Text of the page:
• China syndromeChina’s Campaign Forcibly to Reduce Uighur Births May Amount to Genocide: Reports

    Four years ago, China has launched a broad campaign to reduce birth rates among Uighurs, Kazakhs, and other Turkic Muslim populations in Xinjiang province in western China. The Chinese authorities have implemented various population control measures in Xinjiang, including mandatory pregnancy checks and forced insertion of intrauterine devices. Officials and armed police conducted night raids to look for hidden children and pregnant women, fining and detaining parents of three or more children and forcing abortions and sterilizations on women.

  • CyberbiosecurityPreventing Cyberbiosecurity Threats and Protecting Vulnerable Countries

    AI can automate the manipulation of medical datasets, expanding a cyberattack’s impact through health and biotech industries. Cyber- and biosecurity threats can erode trust in technology. Eroded trust in technology is dangerous at any time but especially during a global pandemic such as COVID-19.

  • First respondersGear Treated with “Forever Chemicals” Poses Risk to Firefighters

    Firefighters face occupational hazards on a daily basis. Now, new research shows they face additional risk just by gearing up. Fabric used for firefighter turnout gear tested positive for the presence of per- and polyfluorinated alkyl substances (PFAS), according to a new study.

  • Public healthResearch Integrity: Why We Should Trust Registered Clinical Trials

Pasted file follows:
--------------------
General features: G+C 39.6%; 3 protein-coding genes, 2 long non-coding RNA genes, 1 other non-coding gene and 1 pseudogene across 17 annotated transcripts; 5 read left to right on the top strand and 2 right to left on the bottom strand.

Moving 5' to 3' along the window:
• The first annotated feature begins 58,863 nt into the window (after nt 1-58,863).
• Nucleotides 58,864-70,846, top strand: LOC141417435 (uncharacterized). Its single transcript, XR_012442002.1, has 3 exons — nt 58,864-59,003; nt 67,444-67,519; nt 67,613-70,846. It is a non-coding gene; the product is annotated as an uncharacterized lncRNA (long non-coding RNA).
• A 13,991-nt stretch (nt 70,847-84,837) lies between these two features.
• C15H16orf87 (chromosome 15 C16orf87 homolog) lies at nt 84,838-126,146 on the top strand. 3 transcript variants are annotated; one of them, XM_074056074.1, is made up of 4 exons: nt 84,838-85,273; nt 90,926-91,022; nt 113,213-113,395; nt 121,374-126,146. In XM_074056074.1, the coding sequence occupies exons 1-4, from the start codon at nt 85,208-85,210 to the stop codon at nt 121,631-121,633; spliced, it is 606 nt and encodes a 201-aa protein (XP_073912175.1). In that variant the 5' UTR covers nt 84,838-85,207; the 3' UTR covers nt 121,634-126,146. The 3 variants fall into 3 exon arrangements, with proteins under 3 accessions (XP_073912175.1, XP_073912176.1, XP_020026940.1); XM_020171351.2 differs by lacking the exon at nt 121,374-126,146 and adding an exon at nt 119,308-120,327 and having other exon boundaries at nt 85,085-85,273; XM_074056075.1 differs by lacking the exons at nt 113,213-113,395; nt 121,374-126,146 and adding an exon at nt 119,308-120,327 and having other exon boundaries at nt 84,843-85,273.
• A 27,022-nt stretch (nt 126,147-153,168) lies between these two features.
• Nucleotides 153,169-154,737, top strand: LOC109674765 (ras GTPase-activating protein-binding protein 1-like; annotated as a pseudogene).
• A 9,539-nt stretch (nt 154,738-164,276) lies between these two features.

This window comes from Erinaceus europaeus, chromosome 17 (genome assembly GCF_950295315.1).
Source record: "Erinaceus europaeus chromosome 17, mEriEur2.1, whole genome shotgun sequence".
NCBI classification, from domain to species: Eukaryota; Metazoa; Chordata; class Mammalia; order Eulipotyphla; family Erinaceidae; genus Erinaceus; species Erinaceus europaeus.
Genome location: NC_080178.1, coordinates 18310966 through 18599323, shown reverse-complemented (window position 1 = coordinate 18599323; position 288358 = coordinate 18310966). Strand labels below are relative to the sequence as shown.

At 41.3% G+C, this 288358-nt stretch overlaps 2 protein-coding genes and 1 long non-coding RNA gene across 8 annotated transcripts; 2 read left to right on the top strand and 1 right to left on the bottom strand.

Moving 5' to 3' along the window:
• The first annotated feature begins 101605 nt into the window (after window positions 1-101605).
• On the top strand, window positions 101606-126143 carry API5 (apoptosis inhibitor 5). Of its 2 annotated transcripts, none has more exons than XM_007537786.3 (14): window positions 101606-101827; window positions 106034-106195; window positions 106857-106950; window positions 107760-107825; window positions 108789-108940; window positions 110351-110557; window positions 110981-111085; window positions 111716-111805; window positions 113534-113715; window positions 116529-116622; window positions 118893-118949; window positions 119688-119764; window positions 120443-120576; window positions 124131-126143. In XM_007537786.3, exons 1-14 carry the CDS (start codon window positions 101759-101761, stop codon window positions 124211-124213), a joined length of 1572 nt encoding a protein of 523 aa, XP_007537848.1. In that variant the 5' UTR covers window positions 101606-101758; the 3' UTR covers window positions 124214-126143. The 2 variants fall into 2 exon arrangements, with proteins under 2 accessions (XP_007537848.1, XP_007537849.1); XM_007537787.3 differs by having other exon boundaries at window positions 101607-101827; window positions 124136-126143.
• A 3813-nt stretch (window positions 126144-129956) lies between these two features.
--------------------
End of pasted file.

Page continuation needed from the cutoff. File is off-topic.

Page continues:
In a time when we have to rely on clinical trials for COVID-19 drugs and vaccines, a new study brings good news about the credibility of registered clinical trials.

  • Food securityBreakthrough for Foot-and-Mouth Disease Vaccine

    When it comes to livestock, foot-and-mouth disease (FMD) is probably the most devastating picornavirus on the planet. FMD is a serious and economically devastating livestock disease. Foot-and-mouth disease virus (FMDV), the virus causing FMD, is extremely contagious and afflicts animals with cloven hooves like cows, pigs, sheep and deer.

  • Water securityOilfield Water Can Safely Be Reused for Irrigation in California

    Reusing low-saline oilfield water mixed with surface water to irrigate farms in the Cawelo Water District of California does not pose major health risks, as some opponents of the practice have feared, a new study finds.

  • PerspectiveAmerica’s Never-Ending Battle Against Flesh-Eating Worms

    Screwworms once killed millions of dollars’ worth of cattle a year in the southern U.S. Their range extended from Florida to California, and they infected any living, warm-blooded animal: not only cattle but deer, squirrels, pets, and even the occasional human. Sarah Zhang writes that to get the screwworms out, the USDA to this day maintains an international screwworm barrier along the Panama-Colombia border. The barrier is an invisible one, and it is kept in place by constant human effort. “The insect is relentless in its search for hosts. Those who fight it must be relentless too.”